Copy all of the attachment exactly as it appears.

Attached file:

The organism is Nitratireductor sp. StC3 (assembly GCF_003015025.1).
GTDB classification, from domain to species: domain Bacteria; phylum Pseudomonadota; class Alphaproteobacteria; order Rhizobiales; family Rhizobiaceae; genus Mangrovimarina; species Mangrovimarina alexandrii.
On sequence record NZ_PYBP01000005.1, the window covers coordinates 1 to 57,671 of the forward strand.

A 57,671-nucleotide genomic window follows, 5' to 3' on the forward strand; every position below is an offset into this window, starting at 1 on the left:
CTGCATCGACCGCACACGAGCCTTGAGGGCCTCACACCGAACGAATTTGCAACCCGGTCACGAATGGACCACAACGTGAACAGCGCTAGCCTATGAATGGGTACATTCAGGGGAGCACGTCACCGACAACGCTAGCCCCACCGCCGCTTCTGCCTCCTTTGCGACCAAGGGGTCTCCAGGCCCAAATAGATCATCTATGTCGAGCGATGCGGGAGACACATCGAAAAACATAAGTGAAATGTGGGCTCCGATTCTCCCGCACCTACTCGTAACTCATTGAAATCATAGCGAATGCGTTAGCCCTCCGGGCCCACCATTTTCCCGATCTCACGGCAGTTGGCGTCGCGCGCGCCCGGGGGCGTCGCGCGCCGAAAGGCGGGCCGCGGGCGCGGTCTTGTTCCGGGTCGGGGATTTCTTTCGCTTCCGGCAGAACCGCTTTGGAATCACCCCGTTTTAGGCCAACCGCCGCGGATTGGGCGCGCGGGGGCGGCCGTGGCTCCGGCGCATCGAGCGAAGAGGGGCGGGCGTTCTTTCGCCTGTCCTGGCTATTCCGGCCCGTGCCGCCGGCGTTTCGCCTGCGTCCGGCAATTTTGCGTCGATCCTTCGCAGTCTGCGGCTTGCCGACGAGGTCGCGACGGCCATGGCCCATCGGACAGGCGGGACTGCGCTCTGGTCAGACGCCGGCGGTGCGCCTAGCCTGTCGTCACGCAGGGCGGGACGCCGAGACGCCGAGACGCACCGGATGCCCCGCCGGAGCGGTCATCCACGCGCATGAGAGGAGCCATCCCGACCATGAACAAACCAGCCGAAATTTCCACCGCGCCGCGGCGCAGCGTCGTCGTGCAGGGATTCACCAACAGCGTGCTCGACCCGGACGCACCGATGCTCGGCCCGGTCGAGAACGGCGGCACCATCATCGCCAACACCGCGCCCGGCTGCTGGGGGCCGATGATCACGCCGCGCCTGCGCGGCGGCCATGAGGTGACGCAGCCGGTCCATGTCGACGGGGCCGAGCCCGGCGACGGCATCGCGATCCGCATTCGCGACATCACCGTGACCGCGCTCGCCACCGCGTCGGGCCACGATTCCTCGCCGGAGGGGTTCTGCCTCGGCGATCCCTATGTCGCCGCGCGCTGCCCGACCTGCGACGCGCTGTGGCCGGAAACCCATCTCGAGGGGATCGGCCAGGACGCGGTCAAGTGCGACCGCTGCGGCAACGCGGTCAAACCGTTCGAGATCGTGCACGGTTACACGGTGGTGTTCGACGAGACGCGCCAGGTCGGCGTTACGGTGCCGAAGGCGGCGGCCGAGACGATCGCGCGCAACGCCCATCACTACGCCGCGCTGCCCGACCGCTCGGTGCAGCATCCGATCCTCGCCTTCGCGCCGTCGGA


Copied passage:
The organism is Nitratireductor sp. StC3 (assembly GCF_003015025.1).
GTDB classification, from domain to species: domain Bacteria; phylum Pseudomonadota; class Alphaproteobacteria; order Rhizobiales; family Rhizobiaceae; genus Mangrovimarina; species Mangrovimarina alexandrii.
On sequence record NZ_PYBP01000005.1, the window covers coordinates 1 to 57,671 of the forward strand.

A 57,671-nucleotide genomic window follows, 5' to 3' on the forward strand; every position below is an offset into this window, starting at 1 on the left:
CTGCATCGACCGCACACGAGCCTTGAGGGCCTCACACCGAACGAATTTGCAACCCGGTCACGAATGGACCACAACGTGAACAGCGCTAGCCTATGAATGGGTACATTCAGGGGAGCACGTCACCGACAACGCTAGCCCCACCGCCGCTTCTGCCTCCTTTGCGACCAAGGGGTCTCCAGGCCCAAATAGATCATCTATGTCGAGCGATGCGGGAGACACATCGAAAAACATAAGTGAAATGTGGGCTCCGATTCTCCCGCACCTACTCGTAACTCATTGAAATCATAGCGAATGCGTTAGCCCTCCGGGCCCACCATTTTCCCGATCTCACGGCAGTTGGCGTCGCGCGCGCCCGGGGGCGTCGCGCGCCGAAAGGCGGGCCGCGGGCGCGGTCTTGTTCCGGGTCGGGGATTTCTTTCGCTTCCGGCAGAACCGCTTTGGAATCACCCCGTTTTAGGCCAACCGCCGCGGATTGGGCGCGCGGGGGCGGCCGTGGCTCCGGCGCATCGAGCGAAGAGGGGCGGGCGTTCTTTCGCCTGTCCTGGCTATTCCGGCCCGTGCCGCCGGCGTTTCGCCTGCGTCCGGCAATTTTGCGTCGATCCTTCGCAGTCTGCGGCTTGCCGACGAGGTCGCGACGGCCATGGCCCATCGGACAGGCGGGACTGCGCTCTGGTCAGACGCCGGCGGTGCGCCTAGCCTGTCGTCACGCAGGGCGGGACGCCGAGACGCCGAGACGCACCGGATGCCCCGCCGGAGCGGTCATCCACGCGCATGAGAGGAGCCATCCCGACCATGAACAAACCAGCCGAAATTTCCACCGCGCCGCGGCGCAGCGTCGTCGTGCAGGGATTCACCAACAGCGTGCTCGACCCGGACGCACCGATGCTCGGCCCGGTCGAGAACGGCGGCACCATCATCGCCAACACCGCGCCCGGCTGCTGGGGGCCGATGATCACGCCGCGCCTGCGCGGCGGCCATGAGGTGACGCAGCCGGTCCATGTCGACGGGGCCGAGCCCGGCGACGGCATCGCGATCCGCATTCGCGACATCACCGTGACCGCGCTCGCCACCGCGTCGGGCCACGATTCCTCGCCGGAGGGGTTCTGCCTCGGCGATCCCTATGTCGCCGCGCGCTGCCCGACCTGCGACGCGCTGTGGCCGGAAACCCATCTCGAGGGGATCGGCCAGGACGCGGTCAAGTGCGACCGCTGCGGCAACGCGGTCAAACCGTTCGAGATCGTGCACGGTTACACGGTGGTGTTCGACGAGACGCGCCAGGTCGGCGTTACGGTGCCGAAGGCGGCGGCCGAGACGATCGCGCGCAACGCCCATCACTACGCCGCGCTGCCCGACCGCTCGGTGCAGCATCCGATCCTCGCCTTCGCGCCGTCGGA